When choosing to pay retail for a pet, you can expect to pay anywhere from $500 to $1,000. Adopting, however, allows you to save big. Typically, adopting a dog only cost around $50 to $200, depending on whether you are adopting from a city shelter or from a rescue group that spent money on boarding, vets and grooming.


Another thing to keep in mind when adopting a dog is that you don't know the dog's history. The staff will be able to give you some details about how the dog has behaved while they cared for it, but there's still a chance some past trauma may trigger the animal into undesirable behavior.


In the end, it depends on what type of dog owner you want to be when deciding between adopting a dog versus buying from a breeder. Whichever method you choose, we are sure you will all get along famously and your dog will be well loved.


If you are ready to add a pet to your family, consider adopting from a local shelter. There are many dogs, cats, and other small animals right here in our community in need of a home. In addition to giving one of these pets a happy home, there are several benefits to adopting from a shelter versus buying a pet from a breeder or store. For example, not up for house-training a dog with the weather turning colder? Shelters are often full of older, well-trained dogs who may come to you already knowing the ins and outs of doing their business in the proper place. Have a house with a curious little one? The shelter staff may be able to point you in the direction of a gentle animal that would be a perfect fit for your family. Love going for long runs and need an animal with plenty of energy to keep up? The staff might be able to help you choose the best companion for your lifestyle. You'll also find that it is less expensive to adopt than purchase a pet. Further, adoption fees tend to cover spaying or neutering your pet so that you can do your part to help control the pet population.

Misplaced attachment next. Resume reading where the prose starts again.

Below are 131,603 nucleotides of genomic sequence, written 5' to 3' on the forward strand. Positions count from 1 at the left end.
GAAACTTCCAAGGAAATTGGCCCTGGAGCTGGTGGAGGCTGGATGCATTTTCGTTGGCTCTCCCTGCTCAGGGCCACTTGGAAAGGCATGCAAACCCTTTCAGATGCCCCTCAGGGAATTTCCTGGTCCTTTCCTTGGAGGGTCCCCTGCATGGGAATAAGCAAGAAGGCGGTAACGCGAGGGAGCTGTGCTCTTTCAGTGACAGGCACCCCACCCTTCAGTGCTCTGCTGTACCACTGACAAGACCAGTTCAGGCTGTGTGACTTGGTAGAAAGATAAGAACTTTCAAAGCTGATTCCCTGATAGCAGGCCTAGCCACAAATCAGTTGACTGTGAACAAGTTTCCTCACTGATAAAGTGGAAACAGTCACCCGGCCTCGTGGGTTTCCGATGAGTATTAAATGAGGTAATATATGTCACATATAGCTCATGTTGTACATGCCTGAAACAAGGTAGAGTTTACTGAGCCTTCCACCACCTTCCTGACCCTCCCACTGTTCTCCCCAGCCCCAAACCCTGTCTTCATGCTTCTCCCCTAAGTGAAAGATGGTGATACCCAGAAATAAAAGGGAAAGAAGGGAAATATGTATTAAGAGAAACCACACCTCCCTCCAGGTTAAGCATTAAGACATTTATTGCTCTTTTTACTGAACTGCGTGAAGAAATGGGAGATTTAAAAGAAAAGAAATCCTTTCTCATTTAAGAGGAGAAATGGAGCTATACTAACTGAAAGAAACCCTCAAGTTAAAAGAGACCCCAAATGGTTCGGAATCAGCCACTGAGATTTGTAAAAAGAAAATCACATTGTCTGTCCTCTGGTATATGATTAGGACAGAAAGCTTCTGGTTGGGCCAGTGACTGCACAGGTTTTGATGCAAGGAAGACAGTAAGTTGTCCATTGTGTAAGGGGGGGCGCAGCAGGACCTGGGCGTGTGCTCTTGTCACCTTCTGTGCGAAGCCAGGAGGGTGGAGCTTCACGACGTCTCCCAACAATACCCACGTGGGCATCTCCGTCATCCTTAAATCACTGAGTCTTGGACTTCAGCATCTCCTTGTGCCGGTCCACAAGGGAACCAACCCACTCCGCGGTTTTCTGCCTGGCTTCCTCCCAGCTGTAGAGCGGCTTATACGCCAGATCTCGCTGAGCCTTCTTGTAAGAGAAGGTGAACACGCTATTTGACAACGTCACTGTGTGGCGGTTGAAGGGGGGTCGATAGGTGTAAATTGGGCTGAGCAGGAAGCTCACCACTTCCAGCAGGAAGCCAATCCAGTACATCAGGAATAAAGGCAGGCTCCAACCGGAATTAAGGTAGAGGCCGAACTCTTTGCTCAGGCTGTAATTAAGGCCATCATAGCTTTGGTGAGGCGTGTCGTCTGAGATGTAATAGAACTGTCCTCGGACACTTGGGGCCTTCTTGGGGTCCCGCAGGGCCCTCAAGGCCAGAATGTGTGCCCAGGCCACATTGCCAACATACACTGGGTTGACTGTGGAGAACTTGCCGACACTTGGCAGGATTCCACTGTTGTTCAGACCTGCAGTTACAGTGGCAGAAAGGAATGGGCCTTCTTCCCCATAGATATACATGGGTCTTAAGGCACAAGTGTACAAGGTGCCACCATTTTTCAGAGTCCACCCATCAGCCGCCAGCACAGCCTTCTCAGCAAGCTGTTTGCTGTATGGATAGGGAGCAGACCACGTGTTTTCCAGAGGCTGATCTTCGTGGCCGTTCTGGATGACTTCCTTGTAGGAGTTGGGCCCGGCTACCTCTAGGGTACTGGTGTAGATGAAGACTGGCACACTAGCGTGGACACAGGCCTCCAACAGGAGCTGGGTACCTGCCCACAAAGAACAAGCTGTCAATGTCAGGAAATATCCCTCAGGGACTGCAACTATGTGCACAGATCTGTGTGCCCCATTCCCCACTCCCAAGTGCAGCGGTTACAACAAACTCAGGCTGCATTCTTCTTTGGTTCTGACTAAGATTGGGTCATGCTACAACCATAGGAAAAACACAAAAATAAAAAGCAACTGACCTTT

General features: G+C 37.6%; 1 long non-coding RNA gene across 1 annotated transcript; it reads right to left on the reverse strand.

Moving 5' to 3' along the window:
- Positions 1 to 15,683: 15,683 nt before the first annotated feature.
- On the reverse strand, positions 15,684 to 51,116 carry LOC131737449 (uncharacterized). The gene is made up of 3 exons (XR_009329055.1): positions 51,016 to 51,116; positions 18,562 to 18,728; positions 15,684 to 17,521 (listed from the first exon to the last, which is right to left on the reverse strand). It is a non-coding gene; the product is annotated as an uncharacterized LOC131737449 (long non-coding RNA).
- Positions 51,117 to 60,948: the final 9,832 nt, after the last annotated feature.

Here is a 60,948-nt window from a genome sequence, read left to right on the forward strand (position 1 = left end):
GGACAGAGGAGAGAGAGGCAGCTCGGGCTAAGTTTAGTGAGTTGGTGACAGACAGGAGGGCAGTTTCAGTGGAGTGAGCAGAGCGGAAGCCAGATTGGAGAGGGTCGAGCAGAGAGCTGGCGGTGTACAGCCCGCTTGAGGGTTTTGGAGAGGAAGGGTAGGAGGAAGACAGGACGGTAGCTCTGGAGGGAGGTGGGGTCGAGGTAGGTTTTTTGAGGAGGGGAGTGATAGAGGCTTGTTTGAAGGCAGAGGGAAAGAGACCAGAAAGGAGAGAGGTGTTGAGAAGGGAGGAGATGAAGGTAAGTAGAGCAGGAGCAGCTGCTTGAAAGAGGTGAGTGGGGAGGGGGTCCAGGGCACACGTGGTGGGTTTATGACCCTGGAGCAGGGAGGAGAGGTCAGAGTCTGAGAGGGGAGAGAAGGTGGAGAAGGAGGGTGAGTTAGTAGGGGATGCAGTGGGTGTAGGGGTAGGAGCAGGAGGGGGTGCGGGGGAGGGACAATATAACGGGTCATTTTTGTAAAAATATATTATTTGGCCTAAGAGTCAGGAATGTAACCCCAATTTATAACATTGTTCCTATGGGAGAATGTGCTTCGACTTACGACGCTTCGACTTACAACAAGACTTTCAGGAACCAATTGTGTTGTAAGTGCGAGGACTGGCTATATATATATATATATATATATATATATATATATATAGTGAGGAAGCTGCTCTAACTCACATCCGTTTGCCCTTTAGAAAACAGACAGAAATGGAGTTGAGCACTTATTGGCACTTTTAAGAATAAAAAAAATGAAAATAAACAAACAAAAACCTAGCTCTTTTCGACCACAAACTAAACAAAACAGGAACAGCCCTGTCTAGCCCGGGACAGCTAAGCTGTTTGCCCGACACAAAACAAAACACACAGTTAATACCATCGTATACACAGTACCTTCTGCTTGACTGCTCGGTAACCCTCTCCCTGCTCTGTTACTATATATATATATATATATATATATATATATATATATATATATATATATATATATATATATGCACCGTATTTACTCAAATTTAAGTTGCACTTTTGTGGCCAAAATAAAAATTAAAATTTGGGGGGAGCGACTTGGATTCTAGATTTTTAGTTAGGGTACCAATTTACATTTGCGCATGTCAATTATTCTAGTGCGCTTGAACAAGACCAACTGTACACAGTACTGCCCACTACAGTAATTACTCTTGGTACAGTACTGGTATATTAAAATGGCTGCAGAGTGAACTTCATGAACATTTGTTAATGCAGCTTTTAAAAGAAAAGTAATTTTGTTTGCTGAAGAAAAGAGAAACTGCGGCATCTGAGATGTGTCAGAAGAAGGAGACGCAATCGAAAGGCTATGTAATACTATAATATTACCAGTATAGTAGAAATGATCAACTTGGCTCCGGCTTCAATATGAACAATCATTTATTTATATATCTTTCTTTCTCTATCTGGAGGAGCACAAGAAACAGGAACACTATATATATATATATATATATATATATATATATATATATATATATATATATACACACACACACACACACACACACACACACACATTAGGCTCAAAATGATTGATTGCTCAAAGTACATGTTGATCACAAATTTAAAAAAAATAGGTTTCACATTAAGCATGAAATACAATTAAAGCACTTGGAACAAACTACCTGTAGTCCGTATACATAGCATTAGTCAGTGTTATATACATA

When you want to bring in a new pet, remember this, adopting means helping a pet in need. You could be rescuing them from the euthanasia list. What could be more kind and selfless than saving a life?


Unlike buying from a breeder, your new furry buddy is not a mystery to everyone. The staff at the shelter know them. They understand the food they like or dislike, whether it's dry dog food or human-grade dog food, the activities they enjoy, some of their behaviors, and their health histories. You will not guess or struggle too much to understand your furry buddy.


The above reasons make adopting from a shelter better than buying from a breeder. Whatever you choose, you must work to build a relationship with the canine. Your relationship depends more on what you do when Fido gets home. Of course, adopting is better because the shelter staff often helps you bond with your pet.


To start, adoption fees will vary depending on whether you adopt from a shelter, breeder or pet store. Generally, adopting from a shelter is the most affordable option and many initial expenses such as spays/neuters, vaccinations, microchips, and other veterinary visits are often included in the adoption fee. Standard shelter adoption fees generally range from about $100 to $700 for dogs and $30 to $300 for cats, according to the Animal Humane Society. Note that some animals may cost more if they have a particular medical condition or are a more exotic breed. 041b061a72